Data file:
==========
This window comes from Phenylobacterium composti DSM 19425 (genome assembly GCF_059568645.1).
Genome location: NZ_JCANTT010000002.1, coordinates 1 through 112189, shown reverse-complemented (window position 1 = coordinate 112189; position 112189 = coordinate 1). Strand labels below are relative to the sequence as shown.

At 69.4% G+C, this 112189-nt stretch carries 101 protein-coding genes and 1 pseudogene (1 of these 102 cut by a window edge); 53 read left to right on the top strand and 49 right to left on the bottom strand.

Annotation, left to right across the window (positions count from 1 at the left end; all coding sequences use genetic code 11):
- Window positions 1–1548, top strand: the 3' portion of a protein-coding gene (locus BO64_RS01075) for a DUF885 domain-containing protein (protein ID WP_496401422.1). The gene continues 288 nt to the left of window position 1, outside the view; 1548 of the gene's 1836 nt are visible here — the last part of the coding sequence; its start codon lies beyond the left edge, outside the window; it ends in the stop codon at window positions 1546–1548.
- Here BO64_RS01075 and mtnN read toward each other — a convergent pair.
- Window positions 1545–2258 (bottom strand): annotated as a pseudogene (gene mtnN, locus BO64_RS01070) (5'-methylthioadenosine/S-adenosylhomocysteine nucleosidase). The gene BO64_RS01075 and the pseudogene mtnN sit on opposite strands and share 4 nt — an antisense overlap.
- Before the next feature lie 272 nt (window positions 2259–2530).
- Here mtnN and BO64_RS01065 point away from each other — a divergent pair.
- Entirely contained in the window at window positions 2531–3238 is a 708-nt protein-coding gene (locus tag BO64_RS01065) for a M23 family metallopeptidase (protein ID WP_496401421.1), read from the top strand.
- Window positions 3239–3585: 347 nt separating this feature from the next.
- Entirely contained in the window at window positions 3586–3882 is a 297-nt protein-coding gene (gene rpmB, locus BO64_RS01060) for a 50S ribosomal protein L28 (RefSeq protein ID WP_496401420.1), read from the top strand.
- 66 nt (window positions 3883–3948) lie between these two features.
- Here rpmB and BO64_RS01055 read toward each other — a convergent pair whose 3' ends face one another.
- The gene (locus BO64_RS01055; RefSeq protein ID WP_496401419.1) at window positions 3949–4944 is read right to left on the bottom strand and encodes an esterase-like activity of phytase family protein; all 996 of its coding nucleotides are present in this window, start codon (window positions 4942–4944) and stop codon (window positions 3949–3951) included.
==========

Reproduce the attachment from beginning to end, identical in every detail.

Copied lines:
This window comes from Phenylobacterium composti DSM 19425 (genome assembly GCF_059568645.1).
Genome location: NZ_JCANTT010000002.1, coordinates 1 through 112189, shown reverse-complemented (window position 1 = coordinate 112189; position 112189 = coordinate 1). Strand labels below are relative to the sequence as shown.

At 69.4% G+C, this 112189-nt stretch carries 101 protein-coding genes and 1 pseudogene (1 of these 102 cut by a window edge); 53 read left to right on the top strand and 49 right to left on the bottom strand.

Annotation, left to right across the window (positions count from 1 at the left end; all coding sequences use genetic code 11):
- Window positions 1–1548, top strand: the 3' portion of a protein-coding gene (locus BO64_RS01075) for a DUF885 domain-containing protein (protein ID WP_496401422.1). The gene continues 288 nt to the left of window position 1, outside the view; 1548 of the gene's 1836 nt are visible here — the last part of the coding sequence; its start codon lies beyond the left edge, outside the window; it ends in the stop codon at window positions 1546–1548.
- Here BO64_RS01075 and mtnN read toward each other — a convergent pair.
- Window positions 1545–2258 (bottom strand): annotated as a pseudogene (gene mtnN, locus BO64_RS01070) (5'-methylthioadenosine/S-adenosylhomocysteine nucleosidase). The gene BO64_RS01075 and the pseudogene mtnN sit on opposite strands and share 4 nt — an antisense overlap.
- Before the next feature lie 272 nt (window positions 2259–2530).
- Here mtnN and BO64_RS01065 point away from each other — a divergent pair.
- Entirely contained in the window at window positions 2531–3238 is a 708-nt protein-coding gene (locus tag BO64_RS01065) for a M23 family metallopeptidase (protein ID WP_496401421.1), read from the top strand.
- Window positions 3239–3585: 347 nt separating this feature from the next.
- Entirely contained in the window at window positions 3586–3882 is a 297-nt protein-coding gene (gene rpmB, locus BO64_RS01060) for a 50S ribosomal protein L28 (RefSeq protein ID WP_496401420.1), read from the top strand.
- 66 nt (window positions 3883–3948) lie between these two features.
- Here rpmB and BO64_RS01055 read toward each other — a convergent pair whose 3' ends face one another.
- The gene (locus BO64_RS01055; RefSeq protein ID WP_496401419.1) at window positions 3949–4944 is read right to left on the bottom strand and encodes an esterase-like activity of phytase family protein; all 996 of its coding nucleotides are present in this window, start codon (window positions 4942–4944) and stop codon (window positions 3949–3951) included.